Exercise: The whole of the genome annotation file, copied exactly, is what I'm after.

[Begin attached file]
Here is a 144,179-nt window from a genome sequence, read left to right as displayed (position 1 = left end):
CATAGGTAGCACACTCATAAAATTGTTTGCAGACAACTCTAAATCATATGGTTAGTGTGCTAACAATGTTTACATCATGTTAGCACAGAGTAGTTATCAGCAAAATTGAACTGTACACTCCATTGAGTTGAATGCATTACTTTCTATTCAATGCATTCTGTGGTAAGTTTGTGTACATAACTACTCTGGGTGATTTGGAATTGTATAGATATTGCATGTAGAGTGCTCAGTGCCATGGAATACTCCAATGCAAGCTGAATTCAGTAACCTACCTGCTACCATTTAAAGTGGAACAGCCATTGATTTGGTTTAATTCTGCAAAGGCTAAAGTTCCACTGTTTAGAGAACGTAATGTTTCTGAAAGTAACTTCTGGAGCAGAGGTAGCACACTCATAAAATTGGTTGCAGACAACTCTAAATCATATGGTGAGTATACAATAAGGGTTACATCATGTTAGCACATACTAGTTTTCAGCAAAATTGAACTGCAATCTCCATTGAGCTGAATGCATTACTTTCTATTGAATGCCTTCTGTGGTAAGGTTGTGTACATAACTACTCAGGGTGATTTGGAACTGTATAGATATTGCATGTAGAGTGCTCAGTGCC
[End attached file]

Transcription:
Here is a 144,179-nt window from a genome sequence, read left to right as displayed (position 1 = left end):
CATAGGTAGCACACTCATAAAATTGTTTGCAGACAACTCTAAATCATATGGTTAGTGTGCTAACAATGTTTACATCATGTTAGCACAGAGTAGTTATCAGCAAAATTGAACTGTACACTCCATTGAGTTGAATGCATTACTTTCTATTCAATGCATTCTGTGGTAAGTTTGTGTACATAACTACTCTGGGTGATTTGGAATTGTATAGATATTGCATGTAGAGTGCTCAGTGCCATGGAATACTCCAATGCAAGCTGAATTCAGTAACCTACCTGCTACCATTTAAAGTGGAACAGCCATTGATTTGGTTTAATTCTGCAAAGGCTAAAGTTCCACTGTTTAGAGAACGTAATGTTTCTGAAAGTAACTTCTGGAGCAGAGGTAGCACACTCATAAAATTGGTTGCAGACAACTCTAAATCATATGGTGAGTATACAATAAGGGTTACATCATGTTAGCACATACTAGTTTTCAGCAAAATTGAACTGCAATCTCCATTGAGCTGAATGCATTACTTTCTATTGAATGCCTTCTGTGGTAAGGTTGTGTACATAACTACTCAGGGTGATTTGGAACTGTATAGATATTGCATGTAGAGTGCTCAGTGCC